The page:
The 6-foot-4 Smith was previously a Missouri commit for baseball, but some issues with his arm caused him to look back into basketball last summer. A native of Edwardsville, in the St. Louis metro area, Smith came out of nowhere to win the Illinois Mr. Basketball award as a senior this season as he averaged 21.9 points, 8.4 assists and 8.2 rebounds while becoming a consensus national top-100 prospect.

Rivals rates Smith as the No. 52 overall prospect in the Class of 2017 as he could come in and earn immediate minutes at Illinois next season at either guard spot.

This is a very important commitment for head coach Brad Underwood and the Illini as the new head coach was able to hold off some elite programs like Kentucky and Michigan State for Smith’s services.

Northwestern gets commitment from Boston College transfer A.J. Turner

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Northwestern landed a transfer on Wednesday as former Boston College wing A.J. Turner pledged to the Wildcats, a source confirmed to NBCSports.com.

The 6-foot-7 Turner just finished his sophomore season with the Golden Eagles as he averaged 8.4 points, 3.3 rebounds and 3.0 assists per game. A well-rounded wing who also shot 37 percent from three-point range, Turner will have to sit out one season due to NCAA transfer regulations before getting two more years of eligibility.

With Scottie Lindsay and Vic Law only having limited time left in Evanston, Turner provides a bit of insurance on the wing for the Wildcats for the future as he’s a proven rotation player coming from the ACC.

Oakland’s Greg Kampe hosting charity golf event with big-name coaches

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Oakland head coach Greg Kampe hosted a successful charity event for cancer research two years ago by allowing people to bid online to play a round of golf with some of college basketball’s best coaches.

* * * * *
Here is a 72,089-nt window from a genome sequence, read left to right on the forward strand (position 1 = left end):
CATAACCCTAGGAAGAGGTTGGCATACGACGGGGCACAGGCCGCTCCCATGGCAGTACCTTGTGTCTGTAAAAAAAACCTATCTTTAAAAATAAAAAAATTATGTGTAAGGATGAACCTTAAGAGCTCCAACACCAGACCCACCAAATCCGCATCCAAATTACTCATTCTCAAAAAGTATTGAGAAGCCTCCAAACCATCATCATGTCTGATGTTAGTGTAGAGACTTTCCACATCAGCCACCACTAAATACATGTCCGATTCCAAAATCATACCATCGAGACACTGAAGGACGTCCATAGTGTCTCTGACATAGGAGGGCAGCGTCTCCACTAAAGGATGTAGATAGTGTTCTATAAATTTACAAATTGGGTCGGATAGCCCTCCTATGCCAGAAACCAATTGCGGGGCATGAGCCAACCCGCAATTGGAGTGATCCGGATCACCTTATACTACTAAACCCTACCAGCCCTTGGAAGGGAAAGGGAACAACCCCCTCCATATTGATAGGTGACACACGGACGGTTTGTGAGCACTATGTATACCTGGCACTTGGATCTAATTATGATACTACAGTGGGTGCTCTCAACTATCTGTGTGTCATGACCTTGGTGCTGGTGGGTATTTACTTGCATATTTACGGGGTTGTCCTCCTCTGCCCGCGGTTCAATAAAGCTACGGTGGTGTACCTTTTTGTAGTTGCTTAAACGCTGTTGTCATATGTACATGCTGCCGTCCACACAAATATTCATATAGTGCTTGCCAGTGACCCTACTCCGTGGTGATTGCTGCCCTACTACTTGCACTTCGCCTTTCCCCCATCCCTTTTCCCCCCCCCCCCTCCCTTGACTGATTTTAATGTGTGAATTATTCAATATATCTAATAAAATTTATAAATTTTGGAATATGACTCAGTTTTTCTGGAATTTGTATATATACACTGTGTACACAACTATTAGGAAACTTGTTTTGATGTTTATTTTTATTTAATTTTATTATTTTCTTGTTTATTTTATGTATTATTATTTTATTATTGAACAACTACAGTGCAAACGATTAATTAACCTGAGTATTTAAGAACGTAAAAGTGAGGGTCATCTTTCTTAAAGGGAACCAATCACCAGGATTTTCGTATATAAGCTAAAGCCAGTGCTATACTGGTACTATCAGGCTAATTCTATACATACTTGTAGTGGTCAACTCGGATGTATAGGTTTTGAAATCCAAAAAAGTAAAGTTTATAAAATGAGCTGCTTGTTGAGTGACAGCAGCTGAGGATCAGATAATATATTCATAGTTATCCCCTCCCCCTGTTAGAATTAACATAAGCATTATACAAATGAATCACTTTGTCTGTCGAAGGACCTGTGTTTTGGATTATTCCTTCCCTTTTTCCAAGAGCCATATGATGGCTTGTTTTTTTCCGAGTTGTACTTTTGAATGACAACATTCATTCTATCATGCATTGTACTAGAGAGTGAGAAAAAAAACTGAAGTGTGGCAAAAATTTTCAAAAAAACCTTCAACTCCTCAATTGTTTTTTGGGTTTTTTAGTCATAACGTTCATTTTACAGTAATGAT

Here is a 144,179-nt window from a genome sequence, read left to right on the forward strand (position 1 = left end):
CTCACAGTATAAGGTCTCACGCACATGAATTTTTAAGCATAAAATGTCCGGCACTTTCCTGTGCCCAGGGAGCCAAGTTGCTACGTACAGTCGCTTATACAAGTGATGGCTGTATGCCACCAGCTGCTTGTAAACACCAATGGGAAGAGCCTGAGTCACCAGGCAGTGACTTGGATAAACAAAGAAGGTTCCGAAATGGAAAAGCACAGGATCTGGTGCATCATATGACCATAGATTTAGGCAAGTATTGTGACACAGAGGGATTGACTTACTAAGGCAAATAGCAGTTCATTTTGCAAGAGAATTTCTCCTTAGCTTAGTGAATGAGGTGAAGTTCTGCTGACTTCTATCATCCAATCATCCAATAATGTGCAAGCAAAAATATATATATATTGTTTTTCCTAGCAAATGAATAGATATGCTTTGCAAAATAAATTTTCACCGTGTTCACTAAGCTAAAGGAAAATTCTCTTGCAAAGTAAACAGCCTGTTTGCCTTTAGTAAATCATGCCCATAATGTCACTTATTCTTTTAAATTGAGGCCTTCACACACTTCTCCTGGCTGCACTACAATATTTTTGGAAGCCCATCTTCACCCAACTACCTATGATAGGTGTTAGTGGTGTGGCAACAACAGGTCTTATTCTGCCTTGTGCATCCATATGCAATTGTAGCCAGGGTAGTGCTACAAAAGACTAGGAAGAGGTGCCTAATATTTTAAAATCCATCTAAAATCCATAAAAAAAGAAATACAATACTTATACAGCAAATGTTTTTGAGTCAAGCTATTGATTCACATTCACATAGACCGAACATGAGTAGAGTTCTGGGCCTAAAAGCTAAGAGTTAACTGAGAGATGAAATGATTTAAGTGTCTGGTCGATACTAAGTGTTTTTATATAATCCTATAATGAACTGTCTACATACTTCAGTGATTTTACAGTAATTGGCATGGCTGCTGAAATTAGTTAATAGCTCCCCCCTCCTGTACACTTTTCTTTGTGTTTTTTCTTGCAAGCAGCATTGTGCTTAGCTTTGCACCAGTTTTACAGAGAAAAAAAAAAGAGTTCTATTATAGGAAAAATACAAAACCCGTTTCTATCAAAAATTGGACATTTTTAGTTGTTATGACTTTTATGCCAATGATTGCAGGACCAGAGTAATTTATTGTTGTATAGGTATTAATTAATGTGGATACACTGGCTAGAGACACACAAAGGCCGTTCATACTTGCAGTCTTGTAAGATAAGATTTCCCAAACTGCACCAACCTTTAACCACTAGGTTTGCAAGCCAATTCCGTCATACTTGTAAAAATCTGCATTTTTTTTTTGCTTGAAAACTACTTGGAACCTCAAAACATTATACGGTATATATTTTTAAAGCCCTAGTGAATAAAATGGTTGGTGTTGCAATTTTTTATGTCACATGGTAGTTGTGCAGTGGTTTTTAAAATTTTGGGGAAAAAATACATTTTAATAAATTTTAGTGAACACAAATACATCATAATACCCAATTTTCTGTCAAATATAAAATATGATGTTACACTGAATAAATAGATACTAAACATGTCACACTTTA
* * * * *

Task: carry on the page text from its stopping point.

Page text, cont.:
Kampe is back again this year as he’s hoping to eventually raise $1 million for the American Cancer Society.

According to a report from Mark Snyder of the Detroit Free Press, Kampe has 11 high-profile names that fans can play with this year.

  • Tom Izzo, Michigan State
  • Frank Martin, South Carolina
  • Rick Barnes, Tennessee
  • Mick Cronin, Cincinnati
  • Chris Holtmann, Butler
  • Kevin Willard, Seton Hall
  • Greg Kampe, Oakland
  • Stan Van Gundy, Detroit Pistons
  • Steve Lavin
  • Fran Fraschilla
  • Bill Raftery

Fans can find more details about the auctions and all of the details here.

The minimum bid is $15,000 per coach. A “buy now” bid of $24,000 is also available.

Each round includes the following, according to the event’s website:

Up for auction will be 11 spectacular packages, featuring a private dinner with elite basketball coaches and VIPs, a one night stay at MotorCity Casino Hotel on Sunday, June 4, and an afternoon of golf on Monday, June 5 at Oakland Hills Country Club on the South Course. The winning bidders and their two guests will round out the foursomes with their selected VIP: Rick Barnes, Mick Cronin, Fran Fraschilla, Chris Holtmann, Tom Izzo, Greg Kampe, Steve Lavin, Frank Martin, Bill Raftery, Stan Van Gundy, or Kevin Willard.

There are a lot of great selections to choose from for this sort of thing, but I can’t imagine a better afternoon than playing golf with Bill Raftery and a few friends. There are some other tempting choices on this list, but that’s the one I would have to jump at.

If you think 137 players declaring for the draft is stupid, you’re probably stupid

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The NBA Draft’s full early entry list came out on Tuesday afternoon, and there were 137 underclassmen listed on it.

137.

For 60 spots in the NBA Draft, only 30 of which guarantee you a contract in the NBA.